Death of Queen Adela of France, King Louis VII’s third wife

Queen Adela of France, King Louis VII of France’s third wife, died on the 4th of June 1206 and was buried in the Church of Pontigny Abbey near Auxerre. She was also known as Adelaide, Alix, and Adela of #Champagne. She was the third child of Theobald II, Count of Champagne; she was named after her grandmother Adela of Normandy.  She briefly appears in our Robin Hood Trilogy.

Desperate for a son, King Louis VII married young Adela soon after the death of his second wife, Constance of Castile. The wedding happened in 1160 when she was 20 and he was a mature man of 40. The marriage served as a peace treaty between one of the king’s most rebellious and most powerful vassals, Theobald II of Champagne. The French court was in mourning for the monarch’s deceased Spanish wife, but the intelligent Adela respected the existing rules, showed herself as a model queen, and conquered Louis’ heart bit by bit.

Queen Adela with King Louis VII and their son, Philippe
Birth of Philippe-August by Queen Adela of France

Perhaps because of the infrequency of Louis’ visits into his wife’s chambers, it took Adela 4 years to produce the much-desired male heir. Louis’ only son – the future Philippe Augustus, also called Philippe ‘Dieu-Donne’ or ‘God-given’ – was born in August 1165. In 1171, Adela gave birth to a daughter named Agnes of France, who later became #Byzantine Empress by marrying two Byzantine emperors – Alexios II Komneno and Andronikos I Komnenos. Agnes’ third marriage was to Theodore Branas, a general of Byzantine Empire.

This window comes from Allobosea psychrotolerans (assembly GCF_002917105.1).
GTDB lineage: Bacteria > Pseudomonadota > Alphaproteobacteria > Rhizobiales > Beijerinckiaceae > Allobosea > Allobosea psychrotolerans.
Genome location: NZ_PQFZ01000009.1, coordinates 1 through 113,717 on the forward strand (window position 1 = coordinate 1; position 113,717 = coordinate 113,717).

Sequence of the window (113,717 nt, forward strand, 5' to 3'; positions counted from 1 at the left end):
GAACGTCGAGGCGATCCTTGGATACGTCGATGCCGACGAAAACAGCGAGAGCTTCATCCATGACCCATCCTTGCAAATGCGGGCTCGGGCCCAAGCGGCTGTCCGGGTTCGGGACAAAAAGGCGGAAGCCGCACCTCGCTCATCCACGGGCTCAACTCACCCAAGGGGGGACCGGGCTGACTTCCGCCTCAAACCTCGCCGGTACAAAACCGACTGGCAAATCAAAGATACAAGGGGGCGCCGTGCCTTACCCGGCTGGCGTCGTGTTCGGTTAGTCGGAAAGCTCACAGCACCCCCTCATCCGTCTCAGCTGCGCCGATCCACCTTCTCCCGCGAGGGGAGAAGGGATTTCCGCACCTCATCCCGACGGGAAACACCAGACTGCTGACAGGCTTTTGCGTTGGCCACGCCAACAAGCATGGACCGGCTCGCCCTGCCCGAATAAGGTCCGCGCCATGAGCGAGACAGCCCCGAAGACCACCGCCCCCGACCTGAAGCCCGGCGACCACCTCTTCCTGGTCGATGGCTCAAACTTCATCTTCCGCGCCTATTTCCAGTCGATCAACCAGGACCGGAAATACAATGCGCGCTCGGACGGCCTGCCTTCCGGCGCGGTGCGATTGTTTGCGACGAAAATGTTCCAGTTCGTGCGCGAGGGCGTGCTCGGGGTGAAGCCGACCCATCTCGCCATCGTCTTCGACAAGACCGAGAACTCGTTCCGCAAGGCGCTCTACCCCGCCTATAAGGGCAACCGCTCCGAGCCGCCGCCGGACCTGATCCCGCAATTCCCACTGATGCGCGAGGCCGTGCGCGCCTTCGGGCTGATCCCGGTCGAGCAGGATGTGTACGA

Queen Adela was an intelligent, well-educated, and smart woman. She was politically active even during her husband’s reign, together with her brothers – Henry I, Count of Champagne, Theobald V, Count of Blois, and William of the White Hands (he was a French cardinal). The four of them retained their power upon Philippe’s accession in 1180. Adela acted as regent of France from 1190-1191, while her son participated in the Third Crusade.

All images are in the public domain.

Text © 2020 Olivia Longueville